Utah Jazz will not give up, will continue to compete

Published: Sunday, May 6 2012 9:49 p.m. MDT

Utah's Alec Burks is deflated as the Jazz are defeated at home by the Spurs in Game 3 of the NBA playoffs.

Tom Smart, Deseret News

Game 4: San Antonio Spurs (3) at Utah Jazz (0), 6 p.m. MT, Monday at EnergySolutions Arena (TNT)

SALT LAKE CITY — The Utah Jazz have taken a pretty good beating over the past week.

They've put up 58 fewer points overall and been outscored 170-108 in the paint in three blowout losses to the San Antonio Spurs.

They've witnessed Tony Parker pick-and-roll like John Stockton, seen a rejuvenated Tim Duncan look like he's bathing in Oil of Olay, watched helplessly as Matt Bonner, Stephen Jackson, Kawhi Leonard and Gary Neal have chucked 3-point daggers into the bottom of the nets, and marveled as Gregg Popovich channeled his inner Phil Jackson, Pat Riley and Red Auerbach.

The Jazz's defense has become suspect, their confidence seemingly shattered, their aim all skewonkered.

They've even fallen into that bleak no-NBA-team-has-ever-conquered-a-3-0-deficit territory.

But get this: The Jazz want more.

They aren't ready to throw in one of the white towels fans waved around at EnergySolutions Arena on Saturday while the team stumbled against the Spurs again.

And not just because they're fearing the season-ending task of cleaning out their lockers.

"We're trying to rewrite history," a still-hopeful Jazz coach Tyrone Corbin said. "We're going to come out and compete, man."

While winning this series is out of reach judging history, the Jazz are at least hoping to extend the education they're receiving from the San Antonio School of Hard Knocks.

For this young team, valuable lessons have accompanied the vile losses.

That's why the Jazz scoff at the notion that it would've been better for them to lose their way into the lottery — and keep their pick that's heading to Minnesota — instead of getting smashed by the Spurs.

"Experiences are invaluable. Just playing in the postseason is good for us as a team," said Jazz shooting guard Gordon Hayward, who's getting his first taste of NBA playoffs. "We just have gotten outplayed thus far, but I don't think you should ever play for picks."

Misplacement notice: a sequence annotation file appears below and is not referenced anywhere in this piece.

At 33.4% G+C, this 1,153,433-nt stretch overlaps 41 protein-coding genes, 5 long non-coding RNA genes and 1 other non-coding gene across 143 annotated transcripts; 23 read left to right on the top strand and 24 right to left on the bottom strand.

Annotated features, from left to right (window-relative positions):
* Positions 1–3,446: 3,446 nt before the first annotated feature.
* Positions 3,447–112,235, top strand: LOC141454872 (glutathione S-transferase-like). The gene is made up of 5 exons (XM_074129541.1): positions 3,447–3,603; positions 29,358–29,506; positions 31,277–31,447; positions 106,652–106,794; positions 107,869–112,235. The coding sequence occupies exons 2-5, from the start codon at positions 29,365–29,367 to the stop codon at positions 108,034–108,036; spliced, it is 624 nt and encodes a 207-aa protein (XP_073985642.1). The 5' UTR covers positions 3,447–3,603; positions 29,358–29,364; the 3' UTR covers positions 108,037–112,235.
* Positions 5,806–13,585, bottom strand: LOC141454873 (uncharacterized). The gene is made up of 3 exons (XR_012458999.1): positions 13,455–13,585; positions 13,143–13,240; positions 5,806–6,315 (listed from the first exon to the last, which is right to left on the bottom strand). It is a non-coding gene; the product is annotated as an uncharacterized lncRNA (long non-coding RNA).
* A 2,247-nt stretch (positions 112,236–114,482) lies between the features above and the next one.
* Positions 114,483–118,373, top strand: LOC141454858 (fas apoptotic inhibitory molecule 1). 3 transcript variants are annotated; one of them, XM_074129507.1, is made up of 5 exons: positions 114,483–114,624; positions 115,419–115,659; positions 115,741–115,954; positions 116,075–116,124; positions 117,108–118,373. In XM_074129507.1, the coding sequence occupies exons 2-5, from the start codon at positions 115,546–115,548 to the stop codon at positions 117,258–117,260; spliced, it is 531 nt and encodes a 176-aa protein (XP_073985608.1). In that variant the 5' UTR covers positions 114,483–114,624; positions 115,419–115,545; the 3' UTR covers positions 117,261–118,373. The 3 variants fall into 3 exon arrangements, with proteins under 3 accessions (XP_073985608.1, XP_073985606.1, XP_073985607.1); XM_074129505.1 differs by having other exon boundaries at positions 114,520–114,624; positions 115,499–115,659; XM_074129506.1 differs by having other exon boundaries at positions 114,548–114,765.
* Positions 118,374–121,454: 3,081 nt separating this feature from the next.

Corbin knows the Spurs would like to teach the Jazz one more thing: learning how to deal with being swept.

"If we don't learn the lesson from the first three games then (Monday) night won't be fun for anybody but San Antonio," Corbin said. "We've got to make sure we understand that these guys aren't going to give up. They're not going to allow us to come in and win a game. They want to finish you right now. They want to embarrass you. They wan to bury you. They want to bury you in your home floor in front of your home fans."

That lump of a lesson is one Corbin would prefer to delay as long as possible.

"We know we have one game left to extend this series and we want to try to get back to San Antonio," he said. "Nobody's going to feel sorry for us, and we can't feel sorry for ourselves."

It'd be easy for the Jazz to sulk in dejection — and Corbin admitted the team was down after Saturday's defeat. But at what could've been their last practice until next fall, players didn't shy away from acknowledging their own weaknesses and their opponents' strengths.

Seeing as they haven't been able to celebrate success yet, they're determined to learn from losses.

"Any team like us, a young team who are trying to establish themselves, you need to take notes from a team like San Antonio," Jefferson said. "They just do everything the right way. You've almost got to play a perfect game to even have a chance to win against them."

Added Big Al: "Sooner or later, we want to get to the point that we be like a team like San Antonio."

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